As she aged, she developed a couple of fatty tumors. One burst open – I suspect that Boots; a neighborhood dog who would come to play with our girls, bit it – and refused to heal. We decided it should be surgically removed before it became more of a problem.
Dolly hated riding in the truck, but last week I took her to the vet for an initial examination. He gave us some antibiotics and Prednisone to reduce swelling. Dolly laid on pillows in the extended cab behind the seats. She trembled the whole way, but behaved well.
Yesterday I again took her out on the leash, something she is rarely subjected to, and she knew something was up. But she was surprisingly good about it. Normally I have to practically drag her to the truck and bodily lift her into the truck cab. This time she walked out, head down and put her front feet up into the truck. I had to help her from there.
She went willingly into the vet building and even headed into the exam room on her own. It was weird, she offered no resistance at all, but there was no spirit to her either. S he seemed resigned to it, and sad.
Originally the vet told me she would stay overnight for observation. That made me uncomfortable, but I recognized it as being for the best. But that morning, he said that he foresaw no problems, I should come back in two hours to pick her up.
When I returned she was still only-semi-conscious. We took her out to the truck on a stretcher for she was incapable of walking. I stopped by Marie’s work place to pick her up as well and together the two of us got Dolly home and settled on her snuggle bed in my office where I could keep an eye on her while I worked.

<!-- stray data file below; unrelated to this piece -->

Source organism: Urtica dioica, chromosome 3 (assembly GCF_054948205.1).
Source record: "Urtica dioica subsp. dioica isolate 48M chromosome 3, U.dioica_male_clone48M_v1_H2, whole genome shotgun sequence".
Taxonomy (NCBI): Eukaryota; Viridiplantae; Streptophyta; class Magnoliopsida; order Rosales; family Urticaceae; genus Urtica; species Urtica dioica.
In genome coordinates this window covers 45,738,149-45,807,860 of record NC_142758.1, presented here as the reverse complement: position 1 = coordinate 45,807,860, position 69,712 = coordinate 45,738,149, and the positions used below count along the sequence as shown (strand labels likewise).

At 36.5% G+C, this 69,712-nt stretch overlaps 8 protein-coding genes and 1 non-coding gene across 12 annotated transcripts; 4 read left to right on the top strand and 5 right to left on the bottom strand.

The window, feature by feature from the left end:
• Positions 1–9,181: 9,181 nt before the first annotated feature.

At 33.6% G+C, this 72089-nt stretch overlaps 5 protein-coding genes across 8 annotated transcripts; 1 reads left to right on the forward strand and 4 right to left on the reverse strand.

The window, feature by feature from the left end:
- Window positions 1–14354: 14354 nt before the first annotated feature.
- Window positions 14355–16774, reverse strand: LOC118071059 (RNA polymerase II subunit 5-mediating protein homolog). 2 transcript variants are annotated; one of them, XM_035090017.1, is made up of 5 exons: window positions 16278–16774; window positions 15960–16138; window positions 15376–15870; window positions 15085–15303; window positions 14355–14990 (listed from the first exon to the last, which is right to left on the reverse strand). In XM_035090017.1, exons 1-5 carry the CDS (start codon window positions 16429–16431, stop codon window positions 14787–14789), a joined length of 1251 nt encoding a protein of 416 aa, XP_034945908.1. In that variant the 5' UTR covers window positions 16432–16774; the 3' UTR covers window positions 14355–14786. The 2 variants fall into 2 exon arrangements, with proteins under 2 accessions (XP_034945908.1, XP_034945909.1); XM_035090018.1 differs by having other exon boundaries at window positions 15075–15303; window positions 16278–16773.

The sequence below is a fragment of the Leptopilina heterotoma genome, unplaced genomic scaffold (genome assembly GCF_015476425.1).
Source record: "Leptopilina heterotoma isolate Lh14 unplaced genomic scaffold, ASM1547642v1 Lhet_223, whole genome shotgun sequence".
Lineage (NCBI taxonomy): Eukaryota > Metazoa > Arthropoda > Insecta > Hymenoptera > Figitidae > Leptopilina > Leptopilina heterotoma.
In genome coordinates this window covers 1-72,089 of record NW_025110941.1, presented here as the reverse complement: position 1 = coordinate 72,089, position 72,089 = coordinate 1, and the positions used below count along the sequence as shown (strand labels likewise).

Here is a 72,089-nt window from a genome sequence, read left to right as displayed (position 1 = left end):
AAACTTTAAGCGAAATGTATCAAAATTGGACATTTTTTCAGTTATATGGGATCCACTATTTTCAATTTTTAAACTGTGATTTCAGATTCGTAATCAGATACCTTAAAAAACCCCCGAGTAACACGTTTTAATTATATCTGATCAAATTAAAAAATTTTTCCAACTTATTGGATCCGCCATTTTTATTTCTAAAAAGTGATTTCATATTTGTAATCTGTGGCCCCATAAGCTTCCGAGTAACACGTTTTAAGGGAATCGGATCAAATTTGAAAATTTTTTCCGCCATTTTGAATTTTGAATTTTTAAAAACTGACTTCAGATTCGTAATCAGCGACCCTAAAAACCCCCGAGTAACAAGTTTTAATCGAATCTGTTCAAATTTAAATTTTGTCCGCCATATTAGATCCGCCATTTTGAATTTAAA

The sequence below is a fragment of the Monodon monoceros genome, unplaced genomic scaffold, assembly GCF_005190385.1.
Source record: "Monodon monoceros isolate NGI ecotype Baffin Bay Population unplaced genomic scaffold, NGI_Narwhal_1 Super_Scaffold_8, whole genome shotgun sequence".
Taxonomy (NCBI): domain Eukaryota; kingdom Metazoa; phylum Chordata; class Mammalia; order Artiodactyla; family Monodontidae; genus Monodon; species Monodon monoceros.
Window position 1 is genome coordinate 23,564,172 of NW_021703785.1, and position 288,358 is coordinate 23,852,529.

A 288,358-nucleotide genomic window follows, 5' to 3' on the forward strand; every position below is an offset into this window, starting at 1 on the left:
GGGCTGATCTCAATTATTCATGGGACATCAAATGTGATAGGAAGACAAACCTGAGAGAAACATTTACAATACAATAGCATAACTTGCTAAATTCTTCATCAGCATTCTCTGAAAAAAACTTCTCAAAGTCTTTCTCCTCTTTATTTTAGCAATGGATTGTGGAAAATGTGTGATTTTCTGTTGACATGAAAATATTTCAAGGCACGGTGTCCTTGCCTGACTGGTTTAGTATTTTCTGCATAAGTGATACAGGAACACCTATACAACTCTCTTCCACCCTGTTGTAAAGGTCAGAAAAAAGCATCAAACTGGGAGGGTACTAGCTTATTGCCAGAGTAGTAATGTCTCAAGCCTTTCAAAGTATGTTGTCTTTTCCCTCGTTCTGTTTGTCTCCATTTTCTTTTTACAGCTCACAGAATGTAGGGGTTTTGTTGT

When Dolly began to come around, she started panting heavily and whining. I thought it was a reaction to the pain. The vet said that there were a lot of nerves in the tumor and he had to administer added anesthesia to keep her from jumping around during the surgery; it would be painful.
I sat next to her, stroking her head and talking to her softly, trying to calm her and wishing there was more I could do for her. At one point she lifted her head and looked into my eyes. Her eyes spoke of something I had not seen before; as though she were imploring, “Why have you done this to me? I trusted you.”
I knew she couldn’t understand my words, but hoped something of the feelings would get through as I told her that when she recovered from the surgery she would be healthier, she’d no longer have that oozing mess on her rump, inviting infection.
She laid her head back down, her panting slowed, then stopped. She wasn’t breathing. She was gone.
I called the vet and he said she’d died of heart failure. It wasn’t something he’d expected, and he was sorry. Somehow that didn’t help.
As I peek over the edge of the bed, expecting to find the blurry blob of black and white that is Dolly sleeping peacefully, a pang shoots through my heart as I realize that she would never again sneak over to snuggle in next to the bed. I remember that final exchange between us and can’t help but wonder if she died thinking I had betrayed her. Somehow that is the most painful part of it all.
I produced this little slide show long ago, please enjoy this look at our very special “lil girl”.